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Eldon Dean Rudd

Posted 2008-11-20 by Judy Wight Branson
The Washington Times, Washington, D.C.
Friday, February 15, 2002

Eldon Rudd, Ex-Arizona Congressman, FBI Agent, Dies at 81

Eldon Rudd, a former congressman from Arizona and FBI agent, died Feb. 8 of congestive heart failure after a stroke at his home in Scottsdale, Ariz. He was 81 years of age.

Mr. Rudd was born in Camp Verde, Ariz., and graduated from Arizona State University in Tempe before serving in the Marines as an F-4U Corsair fighter pilot on carriers during World War II. He obtained a law degree from the University of Arizona after the war, then joined the FBI as a special agent.

He was assigned to the FBI's Washington field office during the 1950s. Mr. Rudd investigated ties of President Kennedy's assassin to the Soviet Union and Cuba's communist regime in 1963.

After retiring from the FBI, he entered politics in Arizona and served as a Maricopa County supervisor before being elected to the House of Representatives in 1976.

He served five terms, including eight years on the House Appropriations Committee, where he led efforts to separate the U.S. Capitol Police from the Metropolitan Police Department in order to have independent protection of the Capitol buildings and grounds. His House voting record was rated strongly conservative by the American Conservative Union and other groups.

His funeral service Monday at Our Lady of Perpetual Help Catholic Church in Scottsdale was attended by many current and former national and state political leaders, including former Vice President Dan Quayle and former House Republican leader John J. Rhodes.

Mr. Rhodes credited his former colleague with being the House Republican leader's trusted "eyes and ears" in the House, saying the former 20-year FBI special agent and legal attache in Mexico City "had a feel for what was going on and could report back to me. ... "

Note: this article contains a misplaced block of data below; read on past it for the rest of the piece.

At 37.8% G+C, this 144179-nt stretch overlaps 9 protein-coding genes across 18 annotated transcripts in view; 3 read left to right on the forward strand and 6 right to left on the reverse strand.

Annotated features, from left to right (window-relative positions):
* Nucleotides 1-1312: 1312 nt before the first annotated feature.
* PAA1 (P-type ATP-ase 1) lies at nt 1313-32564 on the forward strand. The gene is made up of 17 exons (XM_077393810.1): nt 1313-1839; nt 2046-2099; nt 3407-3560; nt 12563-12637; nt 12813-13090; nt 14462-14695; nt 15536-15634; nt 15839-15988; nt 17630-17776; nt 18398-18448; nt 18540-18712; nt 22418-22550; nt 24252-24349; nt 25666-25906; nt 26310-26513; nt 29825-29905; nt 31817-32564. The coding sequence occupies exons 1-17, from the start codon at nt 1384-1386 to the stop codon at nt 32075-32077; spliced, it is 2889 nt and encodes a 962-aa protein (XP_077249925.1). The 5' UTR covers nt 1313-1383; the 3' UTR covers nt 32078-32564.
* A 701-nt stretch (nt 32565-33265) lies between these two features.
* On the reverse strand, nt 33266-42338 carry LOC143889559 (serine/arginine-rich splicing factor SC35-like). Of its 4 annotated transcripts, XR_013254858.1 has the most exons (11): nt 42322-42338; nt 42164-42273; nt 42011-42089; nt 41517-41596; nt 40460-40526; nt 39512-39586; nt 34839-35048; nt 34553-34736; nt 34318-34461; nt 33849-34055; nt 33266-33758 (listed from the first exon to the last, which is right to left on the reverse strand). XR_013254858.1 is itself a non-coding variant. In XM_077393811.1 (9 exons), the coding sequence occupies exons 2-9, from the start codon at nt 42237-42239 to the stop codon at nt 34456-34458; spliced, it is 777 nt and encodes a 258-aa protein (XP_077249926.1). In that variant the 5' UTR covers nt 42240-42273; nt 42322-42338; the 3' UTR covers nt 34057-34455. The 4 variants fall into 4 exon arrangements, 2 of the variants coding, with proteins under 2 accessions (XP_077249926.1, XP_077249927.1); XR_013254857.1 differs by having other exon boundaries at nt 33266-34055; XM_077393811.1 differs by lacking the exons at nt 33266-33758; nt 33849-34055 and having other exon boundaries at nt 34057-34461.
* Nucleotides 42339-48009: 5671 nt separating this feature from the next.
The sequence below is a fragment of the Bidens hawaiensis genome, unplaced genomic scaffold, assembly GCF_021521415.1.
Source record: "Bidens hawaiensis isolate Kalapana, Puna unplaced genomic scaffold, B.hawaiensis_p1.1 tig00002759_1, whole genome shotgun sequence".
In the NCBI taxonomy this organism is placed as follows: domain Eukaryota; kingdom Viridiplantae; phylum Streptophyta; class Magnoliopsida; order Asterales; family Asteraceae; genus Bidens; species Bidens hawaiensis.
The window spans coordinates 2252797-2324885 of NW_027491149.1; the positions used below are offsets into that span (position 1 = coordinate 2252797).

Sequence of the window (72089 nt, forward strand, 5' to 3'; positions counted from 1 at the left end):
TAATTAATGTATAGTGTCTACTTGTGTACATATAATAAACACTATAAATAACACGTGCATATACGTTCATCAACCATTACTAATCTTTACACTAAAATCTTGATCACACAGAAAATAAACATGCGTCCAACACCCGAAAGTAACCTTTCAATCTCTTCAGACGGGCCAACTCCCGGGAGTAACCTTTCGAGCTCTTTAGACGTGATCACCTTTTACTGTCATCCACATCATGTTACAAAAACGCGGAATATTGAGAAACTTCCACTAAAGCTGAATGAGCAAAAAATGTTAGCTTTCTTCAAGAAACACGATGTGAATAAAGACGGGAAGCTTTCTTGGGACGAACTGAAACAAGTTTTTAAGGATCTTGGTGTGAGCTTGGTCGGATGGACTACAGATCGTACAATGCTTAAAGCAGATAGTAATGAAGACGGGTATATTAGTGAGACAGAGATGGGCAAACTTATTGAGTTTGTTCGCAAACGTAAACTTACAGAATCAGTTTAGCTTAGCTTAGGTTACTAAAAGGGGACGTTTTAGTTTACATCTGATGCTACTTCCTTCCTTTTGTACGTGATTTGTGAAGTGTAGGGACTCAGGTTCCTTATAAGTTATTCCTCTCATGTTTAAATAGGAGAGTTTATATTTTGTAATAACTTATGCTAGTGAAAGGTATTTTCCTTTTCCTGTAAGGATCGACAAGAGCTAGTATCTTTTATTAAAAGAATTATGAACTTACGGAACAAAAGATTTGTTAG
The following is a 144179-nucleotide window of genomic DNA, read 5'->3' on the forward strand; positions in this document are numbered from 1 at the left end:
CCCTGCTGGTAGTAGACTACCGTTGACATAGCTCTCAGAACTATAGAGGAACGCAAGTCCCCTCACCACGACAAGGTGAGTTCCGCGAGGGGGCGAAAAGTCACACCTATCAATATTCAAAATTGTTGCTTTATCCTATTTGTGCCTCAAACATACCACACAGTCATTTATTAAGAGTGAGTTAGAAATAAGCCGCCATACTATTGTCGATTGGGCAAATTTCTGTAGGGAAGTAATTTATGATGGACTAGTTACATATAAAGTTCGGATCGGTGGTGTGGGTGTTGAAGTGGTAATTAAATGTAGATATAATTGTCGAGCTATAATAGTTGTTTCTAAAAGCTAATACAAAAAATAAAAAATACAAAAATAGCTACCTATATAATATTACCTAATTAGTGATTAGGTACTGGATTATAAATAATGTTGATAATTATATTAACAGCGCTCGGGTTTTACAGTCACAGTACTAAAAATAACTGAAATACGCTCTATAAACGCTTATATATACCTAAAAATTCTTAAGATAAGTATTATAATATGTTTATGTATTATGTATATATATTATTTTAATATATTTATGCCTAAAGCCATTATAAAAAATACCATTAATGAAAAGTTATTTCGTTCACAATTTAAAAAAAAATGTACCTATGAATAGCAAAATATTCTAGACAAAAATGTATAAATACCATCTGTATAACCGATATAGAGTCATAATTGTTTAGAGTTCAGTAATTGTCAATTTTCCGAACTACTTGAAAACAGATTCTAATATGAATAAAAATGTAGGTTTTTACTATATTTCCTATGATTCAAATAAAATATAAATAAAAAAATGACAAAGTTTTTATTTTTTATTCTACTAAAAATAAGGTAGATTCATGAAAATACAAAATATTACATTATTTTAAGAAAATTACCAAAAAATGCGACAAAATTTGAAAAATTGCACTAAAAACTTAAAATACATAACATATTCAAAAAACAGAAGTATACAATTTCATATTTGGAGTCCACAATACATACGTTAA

"He was a man of great integrity, a straight arrow," Mr. Rhodes said.

Then-FBI Director J. Edgar Hoover gave Mr. Rudd his choice assignment at the U.S. Embassy in Mexico City from 1960 to 1970 because Mr. Rudd, fluent in Spanish, had gained vital information from Puerto Rican terrorists apprehended after firing guns into the U.S. House of Representatives from the gallery in 1954, family members and longtime associates revealed in tributes.

When Lee Harvey Oswald shot President Kennedy from the book depository in Dallas on Nov. 22, 1963, Mr. Rudd was ordered by FBI headquarters to gather all intelligence in Mexico City on Oswald's trips to Cuba, including meetings at the Soviet embassy in Havana and with associates of communist dictator Fidel Castro. Mr. Rudd flew the records to FBI officials in Dallas the next day, but Oswald was killed by Jack Ruby, a Dallas restaurant owner, as he was being escorted by police for court arraignment.

Mr. Rudd also was cited as being the person who sent then-California Gov. Ronald Reagan so-called "debate papers" prepared in the White House by President Carter's staff, containing "opposition research" to use against Mr. Reagan in the 1980 presidential debates.

The Arizona congressman obtained the Carter debate materials from a former FBI agent, whose source was a White House informant unhappy about the use of taxpayer funds to mount a political offensive against Mr. Reagan "and wanted to even up the playing field," a former aide told people attending a vigil for Mr. Rudd in Scottsdale on Sunday afternoon.

Survivors include his wife of 58 years, Ann Merritt Rudd; and two daughters, Carolyn and Katherine.

Burial with military honors was at the National Memorial Cemetery in Phoenix.

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